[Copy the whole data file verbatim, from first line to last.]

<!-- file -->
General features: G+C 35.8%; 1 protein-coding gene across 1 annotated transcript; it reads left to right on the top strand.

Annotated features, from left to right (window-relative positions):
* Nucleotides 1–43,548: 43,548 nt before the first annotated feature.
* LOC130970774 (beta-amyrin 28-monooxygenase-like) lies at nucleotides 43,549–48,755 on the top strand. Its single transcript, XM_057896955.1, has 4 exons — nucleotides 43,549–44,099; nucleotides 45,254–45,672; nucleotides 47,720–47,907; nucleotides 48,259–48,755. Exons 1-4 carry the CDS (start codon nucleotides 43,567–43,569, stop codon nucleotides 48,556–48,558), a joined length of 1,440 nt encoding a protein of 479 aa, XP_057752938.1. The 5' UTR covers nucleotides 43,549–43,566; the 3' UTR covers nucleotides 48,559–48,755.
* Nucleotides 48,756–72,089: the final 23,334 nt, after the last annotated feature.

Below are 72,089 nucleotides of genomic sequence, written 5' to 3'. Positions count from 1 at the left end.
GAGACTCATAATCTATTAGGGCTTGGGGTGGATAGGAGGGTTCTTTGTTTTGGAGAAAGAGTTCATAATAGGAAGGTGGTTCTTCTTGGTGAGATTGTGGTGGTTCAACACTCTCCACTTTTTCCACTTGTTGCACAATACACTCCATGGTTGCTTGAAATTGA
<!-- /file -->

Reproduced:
General features: G+C 35.8%; 1 protein-coding gene across 1 annotated transcript; it reads left to right on the top strand.

Annotated features, from left to right (window-relative positions):
* Nucleotides 1–43,548: 43,548 nt before the first annotated feature.
* LOC130970774 (beta-amyrin 28-monooxygenase-like) lies at nucleotides 43,549–48,755 on the top strand. Its single transcript, XM_057896955.1, has 4 exons — nucleotides 43,549–44,099; nucleotides 45,254–45,672; nucleotides 47,720–47,907; nucleotides 48,259–48,755. Exons 1-4 carry the CDS (start codon nucleotides 43,567–43,569, stop codon nucleotides 48,556–48,558), a joined length of 1,440 nt encoding a protein of 479 aa, XP_057752938.1. The 5' UTR covers nucleotides 43,549–43,566; the 3' UTR covers nucleotides 48,559–48,755.
* Nucleotides 48,756–72,089: the final 23,334 nt, after the last annotated feature.

Below are 72,089 nucleotides of genomic sequence, written 5' to 3'. Positions count from 1 at the left end.
GAGACTCATAATCTATTAGGGCTTGGGGTGGATAGGAGGGTTCTTTGTTTTGGAGAAAGAGTTCATAATAGGAAGGTGGTTCTTCTTGGTGAGATTGTGGTGGTTCAACACTCTCCACTTTTTCCACTTGTTGCACAATACACTCCATGGTTGCTTGAAATTGA